O'Neal is a former six-time All-Star, but he was content to come off the bench behind Marcin Gortat all season, and not once did he get frustrated with the team's poor play and request a trade or a buyout. Now he has a chance to start while Gortat is injured, and he can prove his value to the Suns before the regular season ends.
He has averaged 12.0 points, 5.8 rebounds and 1.3 blocks through his first four starts, and even that was in just 25 minutes per game. It's great to see him finally get a chance to play in a larger role, and hopefully he will be re-signed to be the team's backup center again.
Wesley Johnson has also flourished since Lindsey Hunter took over, and he has proven to carry a lot of value for the Suns.
Alvin Gentry never gave Johnson much playing time, but Hunter has fallen in love with the third-year prospect. For the month of March, Johnson is averaging 12.6 points and 4.0 rebounds in 29.2 minutes per game, all while shooting 41 percent from the field and 31 percent from downtown.
Johnson may not be a permanent starter for the Suns, but for now he is one of the best options on the roster. He knows how to play defense, he is making his threes and is a great all-around player. If not right now, Johnson does have the potential to be an everyday starter in the NBA eventually, and he should be re-signed if he can finish the season off on a good note.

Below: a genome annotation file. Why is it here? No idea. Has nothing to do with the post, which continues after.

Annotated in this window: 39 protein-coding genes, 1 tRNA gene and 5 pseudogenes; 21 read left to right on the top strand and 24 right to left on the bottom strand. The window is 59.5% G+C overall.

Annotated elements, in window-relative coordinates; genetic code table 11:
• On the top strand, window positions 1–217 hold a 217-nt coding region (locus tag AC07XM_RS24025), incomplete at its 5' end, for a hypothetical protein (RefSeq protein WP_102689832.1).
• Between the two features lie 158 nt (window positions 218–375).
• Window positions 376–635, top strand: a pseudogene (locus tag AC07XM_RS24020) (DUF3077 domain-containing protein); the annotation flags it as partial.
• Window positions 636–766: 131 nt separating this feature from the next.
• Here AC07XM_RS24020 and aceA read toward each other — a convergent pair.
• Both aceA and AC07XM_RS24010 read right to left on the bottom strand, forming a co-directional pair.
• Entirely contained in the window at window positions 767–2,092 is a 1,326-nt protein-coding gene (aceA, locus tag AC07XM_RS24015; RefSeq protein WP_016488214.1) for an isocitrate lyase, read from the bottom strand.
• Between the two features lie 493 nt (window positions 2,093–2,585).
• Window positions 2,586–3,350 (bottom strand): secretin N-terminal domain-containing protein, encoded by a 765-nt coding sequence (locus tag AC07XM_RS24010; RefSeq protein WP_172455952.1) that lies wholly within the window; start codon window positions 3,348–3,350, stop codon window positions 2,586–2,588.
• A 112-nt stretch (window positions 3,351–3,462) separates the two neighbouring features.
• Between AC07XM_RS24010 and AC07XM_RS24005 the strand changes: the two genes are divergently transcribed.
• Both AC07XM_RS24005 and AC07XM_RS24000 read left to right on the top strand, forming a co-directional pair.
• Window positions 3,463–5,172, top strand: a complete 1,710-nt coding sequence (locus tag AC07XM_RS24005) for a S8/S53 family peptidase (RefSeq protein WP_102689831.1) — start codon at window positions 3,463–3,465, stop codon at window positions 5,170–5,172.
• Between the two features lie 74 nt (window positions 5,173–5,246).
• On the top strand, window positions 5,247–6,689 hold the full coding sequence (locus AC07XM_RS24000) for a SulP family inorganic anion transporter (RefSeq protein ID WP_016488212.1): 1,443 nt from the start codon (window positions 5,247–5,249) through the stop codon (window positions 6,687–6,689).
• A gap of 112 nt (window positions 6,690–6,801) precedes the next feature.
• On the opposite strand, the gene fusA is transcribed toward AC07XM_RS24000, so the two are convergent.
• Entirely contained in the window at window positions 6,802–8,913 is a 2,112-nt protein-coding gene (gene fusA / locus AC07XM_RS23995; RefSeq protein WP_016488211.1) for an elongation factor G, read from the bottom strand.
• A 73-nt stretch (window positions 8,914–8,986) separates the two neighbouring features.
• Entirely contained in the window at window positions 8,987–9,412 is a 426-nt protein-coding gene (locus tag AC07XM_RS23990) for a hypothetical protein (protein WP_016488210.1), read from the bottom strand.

Can Goran Dragic Keep Up His Elite Level of Play?
Every single Suns fan should agree at this point that Goran Dragic is the MVP of the Suns this year. However, earlier it appeared to be that way mainly because Dragic was the only consistently above-average player on the roster.
Now, he is in elite company.
First, let's talk about Dragic's game against the Brooklyn Nets. He had 31 points, nine rebounds and 12 assists, which is one of the greatest statistical performances from any NBA player this season. In fact, no player has had more points, rebounds and assists all in one night than Dragic had. That's right, not even LeBron James or Kevin Durant.
In the month of March, Dragic has been on a roll. He has five straight double-doubles, and he's averaging 16.0 points, 3.9 rebounds, 9.0 assists and 2.0 steals in his last 10 games all while shooting 45 percent from the field. Those are All-Star numbers.
Overall, there aren't many better all-around players than Dragic either. Only Jrue Holiday, Russell Westbrook, LeBron James and Chris Paul average more points, rebounds, assists and steals than him for the season.
We knew Dragic was good, but if he can keep up his current level of play for the last 11 games, you might be able to tag him as a potential future All-Star.
The Suns still need a legitimate superstar and go-to scorer to be back in the playoffs. But with the way Goran is playing, it's possible that he could be the second-best option on a playoff team.